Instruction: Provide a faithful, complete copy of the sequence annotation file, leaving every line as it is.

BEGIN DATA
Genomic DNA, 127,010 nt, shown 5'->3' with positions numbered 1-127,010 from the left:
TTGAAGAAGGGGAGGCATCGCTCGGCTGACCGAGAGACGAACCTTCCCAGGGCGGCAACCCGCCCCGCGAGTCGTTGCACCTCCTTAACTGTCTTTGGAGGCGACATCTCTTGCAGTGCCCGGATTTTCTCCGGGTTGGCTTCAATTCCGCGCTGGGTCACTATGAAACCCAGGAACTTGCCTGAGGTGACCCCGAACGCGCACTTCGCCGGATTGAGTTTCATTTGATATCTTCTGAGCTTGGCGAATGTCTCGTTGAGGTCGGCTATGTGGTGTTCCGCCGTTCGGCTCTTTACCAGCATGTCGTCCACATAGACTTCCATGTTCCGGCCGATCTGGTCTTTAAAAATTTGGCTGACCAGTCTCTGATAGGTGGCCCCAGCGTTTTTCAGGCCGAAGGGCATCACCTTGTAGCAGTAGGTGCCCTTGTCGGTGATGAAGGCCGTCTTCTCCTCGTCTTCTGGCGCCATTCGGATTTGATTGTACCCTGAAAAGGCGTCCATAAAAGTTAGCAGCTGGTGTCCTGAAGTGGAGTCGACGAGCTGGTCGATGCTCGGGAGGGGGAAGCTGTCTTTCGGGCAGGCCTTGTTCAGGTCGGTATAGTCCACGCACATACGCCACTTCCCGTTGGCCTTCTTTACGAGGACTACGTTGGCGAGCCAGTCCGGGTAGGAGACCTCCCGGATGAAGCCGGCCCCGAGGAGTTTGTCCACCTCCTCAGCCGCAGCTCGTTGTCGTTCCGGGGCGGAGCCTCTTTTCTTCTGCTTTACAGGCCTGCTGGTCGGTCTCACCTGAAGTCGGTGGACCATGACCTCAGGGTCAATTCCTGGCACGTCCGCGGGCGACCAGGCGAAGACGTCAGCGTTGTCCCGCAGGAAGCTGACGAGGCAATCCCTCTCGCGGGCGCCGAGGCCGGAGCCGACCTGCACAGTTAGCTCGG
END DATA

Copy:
Genomic DNA, 127,010 nt, shown 5'->3' with positions numbered 1-127,010 from the left:
TTGAAGAAGGGGAGGCATCGCTCGGCTGACCGAGAGACGAACCTTCCCAGGGCGGCAACCCGCCCCGCGAGTCGTTGCACCTCCTTAACTGTCTTTGGAGGCGACATCTCTTGCAGTGCCCGGATTTTCTCCGGGTTGGCTTCAATTCCGCGCTGGGTCACTATGAAACCCAGGAACTTGCCTGAGGTGACCCCGAACGCGCACTTCGCCGGATTGAGTTTCATTTGATATCTTCTGAGCTTGGCGAATGTCTCGTTGAGGTCGGCTATGTGGTGTTCCGCCGTTCGGCTCTTTACCAGCATGTCGTCCACATAGACTTCCATGTTCCGGCCGATCTGGTCTTTAAAAATTTGGCTGACCAGTCTCTGATAGGTGGCCCCAGCGTTTTTCAGGCCGAAGGGCATCACCTTGTAGCAGTAGGTGCCCTTGTCGGTGATGAAGGCCGTCTTCTCCTCGTCTTCTGGCGCCATTCGGATTTGATTGTACCCTGAAAAGGCGTCCATAAAAGTTAGCAGCTGGTGTCCTGAAGTGGAGTCGACGAGCTGGTCGATGCTCGGGAGGGGGAAGCTGTCTTTCGGGCAGGCCTTGTTCAGGTCGGTATAGTCCACGCACATACGCCACTTCCCGTTGGCCTTCTTTACGAGGACTACGTTGGCGAGCCAGTCCGGGTAGGAGACCTCCCGGATGAAGCCGGCCCCGAGGAGTTTGTCCACCTCCTCAGCCGCAGCTCGTTGTCGTTCCGGGGCGGAGCCTCTTTTCTTCTGCTTTACAGGCCTGCTGGTCGGTCTCACCTGAAGTCGGTGGACCATGACCTCAGGGTCAATTCCTGGCACGTCCGCGGGCGACCAGGCGAAGACGTCAGCGTTGTCCCGCAGGAAGCTGACGAGGCAATCCCTCTCGCGGGCGCCGAGGCCGGAGCCGACCTGCACAGTTAGCTCGG